I've been thinking about Amanda King's words a lot in recent weeks. She writes of her struggle to find beauty in herself and to set a self-confident example for her children. This is my struggle, too. My daughter is the most beautiful creature I have ever known. Her green eyes turn me into goo. I'm enamored with her wild curls, her contagious laugh, and her perfect skin. When my daughter leaves the house to go to school every morning, she doesn't worry about how she looks. She is always cute as a button in her fashion boots, stylish dress, and sequined beret. No matter where we are, she walks confidently (often with one hand on her hip). It's more of a sashay, really.
What does she see when she looks at me? I'm not entirely sure, but I do know that she hugs me regularly and calls me "beautiful mama." She draws pictures of me in which I am always depicted as a glamorous lady, complete with ballgown, high heels, and fancy jewelry. She is fascinated with my belongings such as perfume, make-up, and jewelry. Little hands are forever re-arranging my things. She always wants her nails painted just like mine. The poor thing even believes I can sing.
What do I see when I look at myself? Not what she sees, I am sure of that. Growing up with various auto-immune conditions (and with children and adults alike making sure I knew that I was DIFFERENT and NOT NORMAL), I'm sure I had virtually no chance of developing a healthy sense of self-esteem. I can't look in a mirror and think, "Well, aren't you looking downright cute today?" It just won't ever happen. I see a chipped tooth, hair that is far too thin and uncooperative, a face that is growing older . . .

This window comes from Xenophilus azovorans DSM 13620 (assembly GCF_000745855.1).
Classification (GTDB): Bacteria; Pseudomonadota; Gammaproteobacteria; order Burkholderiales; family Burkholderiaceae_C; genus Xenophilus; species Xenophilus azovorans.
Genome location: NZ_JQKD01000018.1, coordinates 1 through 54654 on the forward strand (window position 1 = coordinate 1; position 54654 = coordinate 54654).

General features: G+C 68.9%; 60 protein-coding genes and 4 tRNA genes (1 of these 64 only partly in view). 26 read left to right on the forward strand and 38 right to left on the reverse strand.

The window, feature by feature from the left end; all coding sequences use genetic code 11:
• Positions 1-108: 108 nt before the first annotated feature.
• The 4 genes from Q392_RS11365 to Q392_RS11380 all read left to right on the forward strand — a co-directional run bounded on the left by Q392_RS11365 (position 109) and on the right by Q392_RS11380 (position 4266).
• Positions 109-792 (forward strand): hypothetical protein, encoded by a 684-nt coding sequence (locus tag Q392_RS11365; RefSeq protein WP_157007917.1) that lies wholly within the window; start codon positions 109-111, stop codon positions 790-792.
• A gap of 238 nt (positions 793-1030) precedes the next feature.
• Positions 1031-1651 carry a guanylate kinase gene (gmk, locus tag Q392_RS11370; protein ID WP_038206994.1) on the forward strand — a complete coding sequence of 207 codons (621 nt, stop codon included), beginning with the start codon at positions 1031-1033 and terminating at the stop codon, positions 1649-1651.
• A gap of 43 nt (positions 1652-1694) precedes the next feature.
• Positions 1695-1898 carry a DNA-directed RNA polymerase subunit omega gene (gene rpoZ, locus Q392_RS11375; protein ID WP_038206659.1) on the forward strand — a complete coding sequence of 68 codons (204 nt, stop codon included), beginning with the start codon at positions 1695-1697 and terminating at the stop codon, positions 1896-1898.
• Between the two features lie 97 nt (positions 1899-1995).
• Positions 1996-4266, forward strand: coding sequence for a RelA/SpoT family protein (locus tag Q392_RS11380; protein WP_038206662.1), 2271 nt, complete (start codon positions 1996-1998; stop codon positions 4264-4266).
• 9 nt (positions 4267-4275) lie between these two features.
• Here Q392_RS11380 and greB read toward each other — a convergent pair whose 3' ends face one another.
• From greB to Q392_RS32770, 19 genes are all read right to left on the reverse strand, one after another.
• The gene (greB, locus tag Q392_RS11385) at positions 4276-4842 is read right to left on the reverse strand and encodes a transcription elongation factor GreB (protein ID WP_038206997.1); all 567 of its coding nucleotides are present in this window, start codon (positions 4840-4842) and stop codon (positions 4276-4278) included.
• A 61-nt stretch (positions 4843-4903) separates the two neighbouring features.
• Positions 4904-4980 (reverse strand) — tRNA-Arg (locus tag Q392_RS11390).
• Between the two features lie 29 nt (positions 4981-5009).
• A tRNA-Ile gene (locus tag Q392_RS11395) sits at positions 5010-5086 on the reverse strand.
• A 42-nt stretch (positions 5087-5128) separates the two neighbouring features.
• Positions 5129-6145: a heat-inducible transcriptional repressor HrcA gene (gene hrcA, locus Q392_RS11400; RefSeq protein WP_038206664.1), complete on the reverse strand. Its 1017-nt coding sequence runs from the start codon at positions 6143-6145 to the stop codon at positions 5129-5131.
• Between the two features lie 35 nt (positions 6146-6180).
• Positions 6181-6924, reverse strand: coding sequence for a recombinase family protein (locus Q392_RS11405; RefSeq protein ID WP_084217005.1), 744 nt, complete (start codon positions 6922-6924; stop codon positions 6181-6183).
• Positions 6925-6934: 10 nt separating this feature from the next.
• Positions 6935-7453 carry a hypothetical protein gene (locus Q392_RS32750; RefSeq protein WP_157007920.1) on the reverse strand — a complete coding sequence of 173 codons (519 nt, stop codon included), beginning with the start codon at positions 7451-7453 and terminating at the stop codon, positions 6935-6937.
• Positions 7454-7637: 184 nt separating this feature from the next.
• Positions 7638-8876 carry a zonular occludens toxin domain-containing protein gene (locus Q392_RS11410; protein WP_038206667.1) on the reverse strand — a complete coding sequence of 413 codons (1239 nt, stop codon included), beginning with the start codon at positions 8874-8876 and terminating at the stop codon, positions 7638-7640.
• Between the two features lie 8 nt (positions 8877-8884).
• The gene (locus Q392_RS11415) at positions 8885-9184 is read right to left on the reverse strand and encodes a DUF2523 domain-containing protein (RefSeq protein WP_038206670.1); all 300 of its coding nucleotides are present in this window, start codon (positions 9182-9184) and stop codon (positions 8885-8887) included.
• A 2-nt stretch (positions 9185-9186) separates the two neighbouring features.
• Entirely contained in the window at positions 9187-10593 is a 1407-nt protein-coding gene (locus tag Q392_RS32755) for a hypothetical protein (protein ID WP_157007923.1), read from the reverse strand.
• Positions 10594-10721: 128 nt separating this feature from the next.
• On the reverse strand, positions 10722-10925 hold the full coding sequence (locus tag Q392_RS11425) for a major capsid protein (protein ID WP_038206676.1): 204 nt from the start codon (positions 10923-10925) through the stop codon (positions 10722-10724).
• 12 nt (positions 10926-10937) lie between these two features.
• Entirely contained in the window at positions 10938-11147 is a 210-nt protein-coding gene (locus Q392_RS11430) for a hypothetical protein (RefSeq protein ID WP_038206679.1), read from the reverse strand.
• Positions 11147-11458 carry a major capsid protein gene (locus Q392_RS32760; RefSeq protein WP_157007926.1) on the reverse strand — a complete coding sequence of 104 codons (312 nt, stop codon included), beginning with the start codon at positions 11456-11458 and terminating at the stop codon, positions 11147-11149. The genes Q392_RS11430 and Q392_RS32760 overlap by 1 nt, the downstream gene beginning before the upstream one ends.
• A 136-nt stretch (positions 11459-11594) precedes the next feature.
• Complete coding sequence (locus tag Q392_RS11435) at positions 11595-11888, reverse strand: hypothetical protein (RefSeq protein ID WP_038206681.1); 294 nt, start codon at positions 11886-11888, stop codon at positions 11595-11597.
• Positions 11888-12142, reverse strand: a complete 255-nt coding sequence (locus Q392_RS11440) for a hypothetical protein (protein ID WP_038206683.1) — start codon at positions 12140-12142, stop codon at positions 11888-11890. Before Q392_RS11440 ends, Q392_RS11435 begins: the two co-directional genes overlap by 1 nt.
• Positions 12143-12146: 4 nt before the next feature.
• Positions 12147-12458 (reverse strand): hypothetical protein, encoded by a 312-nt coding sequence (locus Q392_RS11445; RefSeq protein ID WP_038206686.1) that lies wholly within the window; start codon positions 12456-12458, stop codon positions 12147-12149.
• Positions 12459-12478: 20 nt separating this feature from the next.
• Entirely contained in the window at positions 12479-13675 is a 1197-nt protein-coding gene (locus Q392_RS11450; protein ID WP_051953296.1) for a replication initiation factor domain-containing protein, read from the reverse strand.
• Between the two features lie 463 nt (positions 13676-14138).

And don't even get me started on my weight.
I am careful not to say anything about my weight or my appearance in front of my daughter, though. The last thing I want to do is project my stuff onto her. However, I wonder if I could take it one step further like the blogger I mentioned. An excerpt:
"I don't want my girls to be children who are perfect and then, when they start to feel like women, they remember how I thought of myself as ugly and so they will be ugly too. They will get older and their breasts will lose their shape and they will hate their bodies, because that's what women do. That's what mommy did. I want them to become women who remember me modeling impossible beauty. Modeling beauty in the face of a mean world, a scary world, a world where we don't know what to make of ourselves."
"Look at me, girls!" I say to them. "Look at how beautiful I am. I feel really beautiful, today."
I owe it to my daughter to think I'm at least half as beautiful as she thinks I am. I need to get this right, this parenting business. This business of being a mama to a little girl. My hope is that I'm raising an amazing kid who will someday become a spectacular adult. Nothing would make me happier than to know that 60 years from now, when I am long gone, she will still walk her sassy walk . . . hand on hip, beret on head. And that she will never have doubted her beauty.